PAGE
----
In the first installment of this series, I explained the early cases laying the conceptual groundwork for the proposition that failure to react to bullying can constitute a denial of FAPE under IDEA.  In later installments, I have discussed the seminal decision of TK & SK ex rel LK v. New York City Dept of Educ 779 F.Supp.2d 289, 56 IDELR 228 (E.D.N.Y. 4/25/2011).  This case is important not just because it analyzes special education law principles involving bullying, but also because it provides a thorough review of the social science literature on bullying. You should read this case and you can do so here.
Here is more from the court...these are not my words:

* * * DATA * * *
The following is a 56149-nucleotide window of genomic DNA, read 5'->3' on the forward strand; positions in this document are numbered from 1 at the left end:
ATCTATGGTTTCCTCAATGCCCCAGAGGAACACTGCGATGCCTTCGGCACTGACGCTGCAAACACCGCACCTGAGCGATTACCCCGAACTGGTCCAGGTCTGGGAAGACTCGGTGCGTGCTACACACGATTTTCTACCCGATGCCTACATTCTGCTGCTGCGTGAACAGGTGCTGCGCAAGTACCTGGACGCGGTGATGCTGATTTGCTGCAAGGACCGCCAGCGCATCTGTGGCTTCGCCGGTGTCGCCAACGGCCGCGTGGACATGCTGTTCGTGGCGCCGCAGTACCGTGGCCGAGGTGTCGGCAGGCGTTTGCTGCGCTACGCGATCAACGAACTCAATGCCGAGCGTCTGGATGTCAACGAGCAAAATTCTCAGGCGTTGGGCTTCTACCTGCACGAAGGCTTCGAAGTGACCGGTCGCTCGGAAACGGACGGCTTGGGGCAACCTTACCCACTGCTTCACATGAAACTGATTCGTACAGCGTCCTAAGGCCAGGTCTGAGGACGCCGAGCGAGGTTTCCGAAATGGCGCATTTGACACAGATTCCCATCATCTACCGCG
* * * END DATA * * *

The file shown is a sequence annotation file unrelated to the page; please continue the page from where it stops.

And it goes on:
F. Effects on Children

2. Bully

Not surprisingly, a bully is likely to have an aggressive attitude. Olweus, supra, at 34. He will probably have a positive attitude toward violence and a strong self-image. Id.Typically, he will be of average popularity and often will be surrounded by a small group of friends who support him. Id. at 35.
"The bullies don't do well later on." Macklem, supra, at 42. Despite his center position in the school social hierarchy, the impact of being the bully will leave a lasting adverse mark. Perpetrators of bullying report being sad most days, and have somewhat the same depressive symptoms as victims. Glew, supra, at 1030 ("Students who felt unsafe and sad most days had 2.5 and 1.5 times the odds of being a bully ..."). Bullies themselves typically have more health problems and a poorer emotional adjustment than students not involved in bullying. Nansel, supra, at 733-34; Macklem, supra, at 43; Glew, supra, at 1031.
Females who bully are more likely to have hostile inter-personal interactions in their adulthood. Macklem, supra, at 43. They also may have more trouble adjusting to the role of parent than students who were not bullies. Id.